Like an Incident Command Post, Joint Information Center, or Incident Base, a Staging Area is considered an incident facility and the required logistical support requirements can be lengthy.  While the direction to establish a Staging Area comes from the Operations Section Chief, the Logistics Section has a requirement to support the Staging Area as a facility.  Once the need for a Staging Area is determined and a general area identified by the Operations Section Chief, the Staging Area Manager, along with the Logistics Section Chief and/or Facilities Unit Leader, will locate the best possible site.  This includes coordination with the Finance/Administration Section to negotiate a lease and/or land-use agreement and the Safety Officer to inspect the site for potential safety hazards.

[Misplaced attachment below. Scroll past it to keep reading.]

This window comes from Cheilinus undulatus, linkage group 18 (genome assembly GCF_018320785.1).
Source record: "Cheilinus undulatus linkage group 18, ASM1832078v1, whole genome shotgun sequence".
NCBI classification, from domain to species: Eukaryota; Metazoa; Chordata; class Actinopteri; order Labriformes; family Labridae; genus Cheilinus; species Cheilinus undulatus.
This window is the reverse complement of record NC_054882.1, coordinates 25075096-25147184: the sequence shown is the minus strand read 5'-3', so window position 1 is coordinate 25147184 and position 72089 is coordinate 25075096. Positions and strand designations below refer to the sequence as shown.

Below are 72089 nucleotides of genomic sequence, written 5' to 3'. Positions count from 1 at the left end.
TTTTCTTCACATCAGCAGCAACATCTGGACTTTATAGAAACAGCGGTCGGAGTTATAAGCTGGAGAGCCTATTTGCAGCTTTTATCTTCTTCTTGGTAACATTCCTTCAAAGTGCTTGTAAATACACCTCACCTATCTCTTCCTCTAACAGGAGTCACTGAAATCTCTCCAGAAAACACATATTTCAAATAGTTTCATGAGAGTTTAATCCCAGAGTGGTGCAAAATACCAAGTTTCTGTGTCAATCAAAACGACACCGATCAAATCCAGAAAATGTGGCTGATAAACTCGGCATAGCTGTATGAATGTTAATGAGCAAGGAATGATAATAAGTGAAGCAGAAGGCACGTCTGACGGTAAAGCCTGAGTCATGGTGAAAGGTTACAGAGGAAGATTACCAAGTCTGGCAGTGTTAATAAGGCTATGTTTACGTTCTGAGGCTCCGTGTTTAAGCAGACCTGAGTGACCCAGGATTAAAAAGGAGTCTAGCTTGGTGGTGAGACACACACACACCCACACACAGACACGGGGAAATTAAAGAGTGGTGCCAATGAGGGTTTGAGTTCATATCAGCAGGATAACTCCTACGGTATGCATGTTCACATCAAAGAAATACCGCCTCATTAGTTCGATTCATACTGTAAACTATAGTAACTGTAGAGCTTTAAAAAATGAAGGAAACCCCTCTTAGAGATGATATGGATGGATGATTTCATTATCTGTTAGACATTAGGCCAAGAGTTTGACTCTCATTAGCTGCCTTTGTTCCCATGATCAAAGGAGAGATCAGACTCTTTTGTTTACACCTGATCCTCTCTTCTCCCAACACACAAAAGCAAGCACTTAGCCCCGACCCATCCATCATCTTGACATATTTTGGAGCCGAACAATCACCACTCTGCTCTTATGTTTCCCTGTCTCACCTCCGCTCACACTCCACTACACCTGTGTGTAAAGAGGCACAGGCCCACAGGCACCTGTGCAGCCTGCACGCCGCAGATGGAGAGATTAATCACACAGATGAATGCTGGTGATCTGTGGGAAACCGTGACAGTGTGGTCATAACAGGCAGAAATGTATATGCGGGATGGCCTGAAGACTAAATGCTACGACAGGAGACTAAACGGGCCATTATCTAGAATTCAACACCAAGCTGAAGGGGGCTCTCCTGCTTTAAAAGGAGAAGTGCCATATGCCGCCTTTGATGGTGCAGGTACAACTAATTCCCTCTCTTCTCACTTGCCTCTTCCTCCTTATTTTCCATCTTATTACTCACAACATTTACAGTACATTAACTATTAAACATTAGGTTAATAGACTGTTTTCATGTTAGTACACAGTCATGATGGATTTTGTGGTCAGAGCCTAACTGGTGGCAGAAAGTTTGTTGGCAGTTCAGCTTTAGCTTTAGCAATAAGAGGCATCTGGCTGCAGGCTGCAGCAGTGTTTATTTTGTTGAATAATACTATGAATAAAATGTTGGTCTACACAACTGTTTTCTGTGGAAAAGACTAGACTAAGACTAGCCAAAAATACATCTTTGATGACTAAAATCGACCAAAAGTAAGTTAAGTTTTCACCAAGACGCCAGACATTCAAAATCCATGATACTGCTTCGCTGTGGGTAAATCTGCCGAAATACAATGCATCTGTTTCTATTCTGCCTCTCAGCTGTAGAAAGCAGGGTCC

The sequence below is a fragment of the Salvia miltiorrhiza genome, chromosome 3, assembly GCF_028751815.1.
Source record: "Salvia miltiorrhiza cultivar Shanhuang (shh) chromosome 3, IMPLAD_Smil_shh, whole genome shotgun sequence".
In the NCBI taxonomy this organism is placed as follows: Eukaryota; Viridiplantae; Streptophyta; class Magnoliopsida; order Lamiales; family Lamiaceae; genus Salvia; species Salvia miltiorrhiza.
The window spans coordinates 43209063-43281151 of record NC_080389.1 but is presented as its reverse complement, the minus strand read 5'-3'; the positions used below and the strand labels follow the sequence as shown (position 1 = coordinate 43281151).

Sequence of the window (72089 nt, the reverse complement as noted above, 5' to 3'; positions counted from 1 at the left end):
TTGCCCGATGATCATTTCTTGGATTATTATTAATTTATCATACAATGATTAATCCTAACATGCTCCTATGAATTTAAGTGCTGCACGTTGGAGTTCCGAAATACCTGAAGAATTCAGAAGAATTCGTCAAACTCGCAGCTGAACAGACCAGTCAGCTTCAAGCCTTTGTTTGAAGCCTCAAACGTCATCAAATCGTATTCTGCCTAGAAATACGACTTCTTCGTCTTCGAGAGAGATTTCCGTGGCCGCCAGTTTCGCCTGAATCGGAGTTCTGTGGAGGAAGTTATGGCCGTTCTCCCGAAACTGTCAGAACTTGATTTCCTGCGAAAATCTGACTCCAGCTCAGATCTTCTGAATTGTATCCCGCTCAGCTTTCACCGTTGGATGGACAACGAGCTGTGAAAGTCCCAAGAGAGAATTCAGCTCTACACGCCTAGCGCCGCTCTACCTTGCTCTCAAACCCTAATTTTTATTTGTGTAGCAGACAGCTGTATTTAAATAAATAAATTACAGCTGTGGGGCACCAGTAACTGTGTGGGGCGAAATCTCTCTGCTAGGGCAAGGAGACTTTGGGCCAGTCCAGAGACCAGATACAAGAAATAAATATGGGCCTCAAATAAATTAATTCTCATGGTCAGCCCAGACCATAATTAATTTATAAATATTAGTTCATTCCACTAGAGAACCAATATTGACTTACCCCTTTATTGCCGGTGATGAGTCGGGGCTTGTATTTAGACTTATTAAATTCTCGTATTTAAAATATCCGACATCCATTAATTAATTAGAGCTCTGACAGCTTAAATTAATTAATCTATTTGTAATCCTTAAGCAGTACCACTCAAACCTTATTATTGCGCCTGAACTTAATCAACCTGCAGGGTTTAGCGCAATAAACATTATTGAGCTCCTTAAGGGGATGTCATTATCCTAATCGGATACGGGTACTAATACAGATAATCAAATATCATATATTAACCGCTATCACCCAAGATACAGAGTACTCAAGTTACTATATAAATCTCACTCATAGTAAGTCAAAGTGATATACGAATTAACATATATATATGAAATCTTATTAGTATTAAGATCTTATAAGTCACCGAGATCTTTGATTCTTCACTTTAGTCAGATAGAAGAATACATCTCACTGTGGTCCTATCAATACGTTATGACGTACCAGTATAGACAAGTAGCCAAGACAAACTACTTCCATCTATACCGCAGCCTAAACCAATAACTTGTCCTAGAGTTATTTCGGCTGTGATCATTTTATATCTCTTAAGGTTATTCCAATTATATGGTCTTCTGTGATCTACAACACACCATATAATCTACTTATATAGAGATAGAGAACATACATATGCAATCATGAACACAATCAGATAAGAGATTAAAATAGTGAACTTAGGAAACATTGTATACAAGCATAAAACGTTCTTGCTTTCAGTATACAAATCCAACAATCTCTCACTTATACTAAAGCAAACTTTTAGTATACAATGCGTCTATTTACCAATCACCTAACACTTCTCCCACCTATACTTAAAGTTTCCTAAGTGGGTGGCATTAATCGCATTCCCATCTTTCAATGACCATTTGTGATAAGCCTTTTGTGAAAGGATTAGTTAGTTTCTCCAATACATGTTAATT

Once the site is acquired, the Staging Area Manager, along with support from the Logistics Section, will determine the layout to support the operational aspects of the Staging Area along with all of the associated support elements that will be co-located with the Staging Area.  Depending on the activities within the Staging Area, the Logistics Section would provide shelter, security, signage, supplies, and other support items.  The Staging Area Manager will work with all of the Unit Leaders within Logistics Section, but the most interaction usually occurs with Facilities Unit Leader and Supply Unit Leader.  The Staging Area Manager will continually manage the Staging Area until it is no longer needed and then will work with the Logistics Section to return the site to its original condition as outlined in the lease/usage agreement.